Only when you look back on the esplanade from the Great Orme hills just west of town, do you begin to understand. Those perfect, curving stucco terraces were built in an age when the Costa del Sol was not an option. Llandudno is a place where people kept their ankles covered.
And outside the warmest months of the year, it still is. I saw more sheep on the pavements than people. The resort waits until April to begin getting its kit off. The pier, the highlight of any British seaside resort, has been closed for repairs over the winter but is due to reopen at Easter; the century-old Great Orme tramway, which trundles up the hills overlooking the town, opened for the season last weekend, while the cable car that glides up into those same hills is still thinking about it.
But, sadly, the wind will continue to blow cold off the sea until June at least and, personally, I advise trippers to north Wales to turn their backs on the shore. Get on the train instead, and try out the following easy circuit, arriving in England at the end of the day. Well, you'll arrive if you can work out the timetables. Welsh trains are so small and local that not many people know whether (or where) they run. The Conwy valley line, from Llandudno through Snowdonia to Blaenau? A clerk at Llandudno had no idea. A call to National Rail Enquiries tentatively cleared up the matter: I went to catch the train at 10.17am.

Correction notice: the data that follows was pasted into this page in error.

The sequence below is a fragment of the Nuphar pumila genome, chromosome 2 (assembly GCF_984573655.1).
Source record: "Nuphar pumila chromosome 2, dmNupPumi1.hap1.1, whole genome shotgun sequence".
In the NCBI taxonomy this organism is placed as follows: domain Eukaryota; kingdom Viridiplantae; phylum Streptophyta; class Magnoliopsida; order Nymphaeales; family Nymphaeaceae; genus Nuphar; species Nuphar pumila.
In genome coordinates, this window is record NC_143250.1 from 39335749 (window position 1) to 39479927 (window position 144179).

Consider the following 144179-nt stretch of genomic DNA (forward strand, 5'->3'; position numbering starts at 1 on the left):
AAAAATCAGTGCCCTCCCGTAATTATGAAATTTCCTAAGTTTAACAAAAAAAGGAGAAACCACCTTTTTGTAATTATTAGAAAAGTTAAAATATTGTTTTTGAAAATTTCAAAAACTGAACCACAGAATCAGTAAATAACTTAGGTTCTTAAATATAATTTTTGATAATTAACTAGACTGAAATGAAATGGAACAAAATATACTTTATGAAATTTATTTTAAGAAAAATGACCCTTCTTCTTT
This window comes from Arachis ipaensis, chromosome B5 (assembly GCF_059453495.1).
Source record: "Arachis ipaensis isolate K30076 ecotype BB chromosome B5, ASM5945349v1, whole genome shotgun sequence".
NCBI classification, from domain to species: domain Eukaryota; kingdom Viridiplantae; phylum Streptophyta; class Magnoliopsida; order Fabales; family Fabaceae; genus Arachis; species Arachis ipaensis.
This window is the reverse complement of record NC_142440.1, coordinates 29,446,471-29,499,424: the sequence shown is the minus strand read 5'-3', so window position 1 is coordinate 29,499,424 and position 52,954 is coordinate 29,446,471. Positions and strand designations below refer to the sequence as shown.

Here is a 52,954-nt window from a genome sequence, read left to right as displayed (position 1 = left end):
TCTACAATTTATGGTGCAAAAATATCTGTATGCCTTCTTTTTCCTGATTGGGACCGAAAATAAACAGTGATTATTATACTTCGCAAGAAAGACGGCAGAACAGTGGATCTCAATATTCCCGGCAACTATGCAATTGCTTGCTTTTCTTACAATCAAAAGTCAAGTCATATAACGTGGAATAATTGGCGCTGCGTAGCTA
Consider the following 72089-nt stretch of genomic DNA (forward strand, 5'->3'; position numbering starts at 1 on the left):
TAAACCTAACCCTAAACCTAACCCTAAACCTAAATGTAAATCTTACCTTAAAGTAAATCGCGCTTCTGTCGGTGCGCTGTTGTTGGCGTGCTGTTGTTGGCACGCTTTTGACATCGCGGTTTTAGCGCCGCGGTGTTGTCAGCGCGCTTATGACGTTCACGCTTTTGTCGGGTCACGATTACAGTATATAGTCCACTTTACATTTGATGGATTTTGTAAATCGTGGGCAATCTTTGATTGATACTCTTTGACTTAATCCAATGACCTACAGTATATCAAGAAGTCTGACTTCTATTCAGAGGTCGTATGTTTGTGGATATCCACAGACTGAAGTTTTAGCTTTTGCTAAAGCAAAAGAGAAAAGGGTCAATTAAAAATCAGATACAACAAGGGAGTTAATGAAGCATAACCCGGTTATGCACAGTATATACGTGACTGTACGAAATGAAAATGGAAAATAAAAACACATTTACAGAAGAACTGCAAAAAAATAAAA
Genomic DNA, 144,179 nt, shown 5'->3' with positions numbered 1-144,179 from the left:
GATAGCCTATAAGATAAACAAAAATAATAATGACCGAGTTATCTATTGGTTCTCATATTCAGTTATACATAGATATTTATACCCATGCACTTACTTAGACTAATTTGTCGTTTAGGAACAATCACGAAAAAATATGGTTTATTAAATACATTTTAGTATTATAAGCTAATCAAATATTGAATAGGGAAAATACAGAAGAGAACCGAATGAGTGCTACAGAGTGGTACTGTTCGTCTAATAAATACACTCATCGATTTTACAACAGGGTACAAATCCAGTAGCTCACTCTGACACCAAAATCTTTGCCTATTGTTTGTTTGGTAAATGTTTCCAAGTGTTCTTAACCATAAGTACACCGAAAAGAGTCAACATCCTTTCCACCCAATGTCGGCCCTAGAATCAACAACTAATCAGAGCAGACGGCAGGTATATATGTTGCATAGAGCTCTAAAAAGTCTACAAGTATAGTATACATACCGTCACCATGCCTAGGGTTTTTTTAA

It turned out that on Sundays they run a substitute bus. "Not too many passengers Sundays," remarked the driver as I boarded. The two of us - the driver and I - were soon chugging alongside Conwy Bay, through heather- bound valleys under glowering skies. Edward I's monstrous Conwy Castle came and went, and we began climbing into the wild heart of Snowdonia. The main stop in the middle of the park was Llanrwst, a dripping-wet village surrounded by ferns and bracken and rushing streams, and the launch pad for 1,000 Snowdon treks.
Finally, we came down through the remote pastures of the Lledr valley to Blaenau. The barren, heaped-up rubble from a century and a half of slate-quarrying entirely surrounds this benighted town. I think it would look a lot better under snow. Cottages in the high street go for pounds 35,000.
What Blaenau does have, though, is a scenic railway. As well as being the terminus of the Conwy valley line, it is the jumping-on point for the narrow-gauge Blaenau-Ffestiniog line. Opened in 1836 to lug all that slate down to the sea, this descends the 640ft to Porthmadog in just 13 miles. These days it's a steam-engine job, having been restored for the benefit of tourists in 1982. Me? I took the bus (the train cost pounds 12 one way) but I did have the pleasure of seeing the steam engine in a siding, with men in frock coats and toppers clambering over the engine.